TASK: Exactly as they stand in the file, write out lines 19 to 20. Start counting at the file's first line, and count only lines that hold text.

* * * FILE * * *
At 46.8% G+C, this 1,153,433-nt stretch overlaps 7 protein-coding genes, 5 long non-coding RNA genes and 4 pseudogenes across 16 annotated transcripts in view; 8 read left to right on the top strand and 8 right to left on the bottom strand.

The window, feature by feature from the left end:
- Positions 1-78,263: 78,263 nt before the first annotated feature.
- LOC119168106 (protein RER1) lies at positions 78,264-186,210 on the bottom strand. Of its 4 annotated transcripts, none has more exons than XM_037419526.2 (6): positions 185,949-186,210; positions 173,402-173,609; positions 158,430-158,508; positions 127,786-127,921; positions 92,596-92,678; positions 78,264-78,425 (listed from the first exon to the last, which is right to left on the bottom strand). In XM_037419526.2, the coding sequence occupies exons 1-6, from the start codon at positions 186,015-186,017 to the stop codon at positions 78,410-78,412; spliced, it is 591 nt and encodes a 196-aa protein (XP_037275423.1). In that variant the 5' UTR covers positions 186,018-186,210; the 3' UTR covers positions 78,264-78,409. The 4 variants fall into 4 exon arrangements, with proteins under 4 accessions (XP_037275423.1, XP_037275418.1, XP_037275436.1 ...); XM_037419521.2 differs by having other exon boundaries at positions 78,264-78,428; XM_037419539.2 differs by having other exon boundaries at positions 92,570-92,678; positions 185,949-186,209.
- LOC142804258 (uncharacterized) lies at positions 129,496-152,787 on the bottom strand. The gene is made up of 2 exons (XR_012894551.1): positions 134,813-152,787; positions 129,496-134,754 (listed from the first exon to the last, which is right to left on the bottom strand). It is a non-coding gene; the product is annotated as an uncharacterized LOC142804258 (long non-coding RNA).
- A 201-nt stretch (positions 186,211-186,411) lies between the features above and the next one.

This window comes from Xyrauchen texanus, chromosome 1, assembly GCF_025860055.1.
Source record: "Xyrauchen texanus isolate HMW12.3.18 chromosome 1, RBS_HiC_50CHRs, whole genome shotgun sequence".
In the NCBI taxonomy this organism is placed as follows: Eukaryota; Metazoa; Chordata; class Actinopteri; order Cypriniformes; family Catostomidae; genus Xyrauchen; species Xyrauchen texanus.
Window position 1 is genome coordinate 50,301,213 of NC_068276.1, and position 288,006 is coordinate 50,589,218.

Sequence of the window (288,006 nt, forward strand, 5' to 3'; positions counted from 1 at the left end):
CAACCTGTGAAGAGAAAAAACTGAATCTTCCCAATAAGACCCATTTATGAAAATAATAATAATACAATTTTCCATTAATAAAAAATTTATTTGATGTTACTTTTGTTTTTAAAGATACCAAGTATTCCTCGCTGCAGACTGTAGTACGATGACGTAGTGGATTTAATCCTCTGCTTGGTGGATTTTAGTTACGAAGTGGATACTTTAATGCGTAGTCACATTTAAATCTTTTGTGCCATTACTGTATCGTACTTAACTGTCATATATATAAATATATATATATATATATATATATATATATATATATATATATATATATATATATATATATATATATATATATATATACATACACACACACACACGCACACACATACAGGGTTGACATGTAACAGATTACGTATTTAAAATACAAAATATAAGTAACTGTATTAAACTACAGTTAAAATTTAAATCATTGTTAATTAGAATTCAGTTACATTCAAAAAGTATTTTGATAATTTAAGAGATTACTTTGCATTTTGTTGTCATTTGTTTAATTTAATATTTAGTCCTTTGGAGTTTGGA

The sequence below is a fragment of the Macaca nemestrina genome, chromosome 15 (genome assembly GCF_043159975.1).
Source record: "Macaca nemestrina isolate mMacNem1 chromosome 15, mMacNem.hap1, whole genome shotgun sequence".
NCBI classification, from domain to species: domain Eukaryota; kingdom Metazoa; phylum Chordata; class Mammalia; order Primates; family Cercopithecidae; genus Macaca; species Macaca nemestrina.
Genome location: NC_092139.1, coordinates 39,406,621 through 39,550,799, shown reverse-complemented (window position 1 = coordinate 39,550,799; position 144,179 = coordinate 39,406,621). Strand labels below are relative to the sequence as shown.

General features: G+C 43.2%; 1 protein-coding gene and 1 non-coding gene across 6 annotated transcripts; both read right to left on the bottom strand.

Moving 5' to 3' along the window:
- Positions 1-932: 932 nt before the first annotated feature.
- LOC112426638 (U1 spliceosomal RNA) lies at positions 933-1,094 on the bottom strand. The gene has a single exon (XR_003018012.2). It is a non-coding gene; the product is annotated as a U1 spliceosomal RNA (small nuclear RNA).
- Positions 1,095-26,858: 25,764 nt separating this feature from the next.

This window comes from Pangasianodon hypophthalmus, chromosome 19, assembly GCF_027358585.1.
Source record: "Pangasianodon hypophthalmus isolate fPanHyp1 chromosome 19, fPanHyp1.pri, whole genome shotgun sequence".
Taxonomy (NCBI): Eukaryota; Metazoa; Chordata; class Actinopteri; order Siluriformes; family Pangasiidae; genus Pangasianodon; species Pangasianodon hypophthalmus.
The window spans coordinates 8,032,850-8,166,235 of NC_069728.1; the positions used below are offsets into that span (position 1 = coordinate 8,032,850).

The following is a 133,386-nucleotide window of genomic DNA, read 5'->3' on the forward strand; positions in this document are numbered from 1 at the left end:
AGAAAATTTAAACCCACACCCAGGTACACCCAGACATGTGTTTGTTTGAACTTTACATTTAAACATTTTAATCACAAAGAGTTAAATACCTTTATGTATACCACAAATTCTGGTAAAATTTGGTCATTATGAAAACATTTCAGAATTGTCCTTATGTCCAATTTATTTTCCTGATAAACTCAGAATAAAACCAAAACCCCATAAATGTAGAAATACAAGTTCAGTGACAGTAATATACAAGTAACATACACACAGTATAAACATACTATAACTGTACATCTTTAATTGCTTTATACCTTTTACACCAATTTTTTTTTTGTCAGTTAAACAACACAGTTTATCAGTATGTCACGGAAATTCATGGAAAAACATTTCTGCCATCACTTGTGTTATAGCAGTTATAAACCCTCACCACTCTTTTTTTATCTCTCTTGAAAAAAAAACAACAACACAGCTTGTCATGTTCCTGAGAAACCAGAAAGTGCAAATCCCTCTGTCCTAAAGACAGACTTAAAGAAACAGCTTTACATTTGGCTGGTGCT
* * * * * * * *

- Positions 1-932: 932 nt before the first annotated feature.
- LOC112426638 (U1 spliceosomal RNA) lies at positions 933-1,094 on the bottom strand. The gene has a single exon (XR_003018012.2). It is a non-coding gene; the product is annotated as a U1 spliceosomal RNA (small nuclear RNA).